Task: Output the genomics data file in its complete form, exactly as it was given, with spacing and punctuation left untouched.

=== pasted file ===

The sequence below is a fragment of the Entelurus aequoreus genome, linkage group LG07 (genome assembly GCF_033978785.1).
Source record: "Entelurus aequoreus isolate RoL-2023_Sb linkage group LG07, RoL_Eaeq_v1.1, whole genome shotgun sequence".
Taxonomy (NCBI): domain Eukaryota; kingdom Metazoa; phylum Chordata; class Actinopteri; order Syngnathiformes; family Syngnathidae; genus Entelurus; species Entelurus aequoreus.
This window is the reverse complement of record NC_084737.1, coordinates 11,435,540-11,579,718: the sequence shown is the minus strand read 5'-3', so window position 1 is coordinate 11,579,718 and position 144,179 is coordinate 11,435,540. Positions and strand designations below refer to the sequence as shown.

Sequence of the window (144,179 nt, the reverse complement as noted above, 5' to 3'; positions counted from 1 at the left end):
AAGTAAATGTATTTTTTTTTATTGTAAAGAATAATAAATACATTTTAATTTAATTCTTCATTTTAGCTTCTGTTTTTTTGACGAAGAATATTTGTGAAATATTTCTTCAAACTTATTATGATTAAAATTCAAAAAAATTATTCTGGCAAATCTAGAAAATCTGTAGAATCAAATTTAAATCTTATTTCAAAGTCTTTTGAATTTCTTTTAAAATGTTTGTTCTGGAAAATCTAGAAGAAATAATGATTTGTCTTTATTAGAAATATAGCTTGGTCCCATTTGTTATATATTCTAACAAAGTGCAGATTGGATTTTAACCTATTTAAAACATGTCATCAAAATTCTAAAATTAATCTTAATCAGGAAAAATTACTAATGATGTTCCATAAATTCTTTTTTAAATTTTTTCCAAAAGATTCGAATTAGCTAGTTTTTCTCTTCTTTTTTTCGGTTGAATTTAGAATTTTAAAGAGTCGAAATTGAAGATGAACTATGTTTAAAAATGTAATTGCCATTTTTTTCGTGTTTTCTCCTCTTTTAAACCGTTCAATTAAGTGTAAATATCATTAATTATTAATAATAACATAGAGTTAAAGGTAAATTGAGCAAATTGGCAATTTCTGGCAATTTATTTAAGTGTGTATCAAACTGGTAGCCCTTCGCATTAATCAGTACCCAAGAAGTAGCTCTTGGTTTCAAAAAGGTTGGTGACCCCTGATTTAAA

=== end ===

The sequence below is a fragment of the Entelurus aequoreus genome, linkage group LG07 (genome assembly GCF_033978785.1).
Source record: "Entelurus aequoreus isolate RoL-2023_Sb linkage group LG07, RoL_Eaeq_v1.1, whole genome shotgun sequence".
Taxonomy (NCBI): domain Eukaryota; kingdom Metazoa; phylum Chordata; class Actinopteri; order Syngnathiformes; family Syngnathidae; genus Entelurus; species Entelurus aequoreus.
This window is the reverse complement of record NC_084737.1, coordinates 11,435,540-11,579,718: the sequence shown is the minus strand read 5'-3', so window position 1 is coordinate 11,579,718 and position 144,179 is coordinate 11,435,540. Positions and strand designations below refer to the sequence as shown.

Sequence of the window (144,179 nt, the reverse complement as noted above, 5' to 3'; positions counted from 1 at the left end):
AAGTAAATGTATTTTTTTTTATTGTAAAGAATAATAAATACATTTTAATTTAATTCTTCATTTTAGCTTCTGTTTTTTTGACGAAGAATATTTGTGAAATATTTCTTCAAACTTATTATGATTAAAATTCAAAAAAATTATTCTGGCAAATCTAGAAAATCTGTAGAATCAAATTTAAATCTTATTTCAAAGTCTTTTGAATTTCTTTTAAAATGTTTGTTCTGGAAAATCTAGAAGAAATAATGATTTGTCTTTATTAGAAATATAGCTTGGTCCCATTTGTTATATATTCTAACAAAGTGCAGATTGGATTTTAACCTATTTAAAACATGTCATCAAAATTCTAAAATTAATCTTAATCAGGAAAAATTACTAATGATGTTCCATAAATTCTTTTTTAAATTTTTTCCAAAAGATTCGAATTAGCTAGTTTTTCTCTTCTTTTTTTCGGTTGAATTTAGAATTTTAAAGAGTCGAAATTGAAGATGAACTATGTTTAAAAATGTAATTGCCATTTTTTTCGTGTTTTCTCCTCTTTTAAACCGTTCAATTAAGTGTAAATATCATTAATTATTAATAATAACATAGAGTTAAAGGTAAATTGAGCAAATTGGCAATTTCTGGCAATTTATTTAAGTGTGTATCAAACTGGTAGCCCTTCGCATTAATCAGTACCCAAGAAGTAGCTCTTGGTTTCAAAAAGGTTGGTGACCCCTGATTTAAA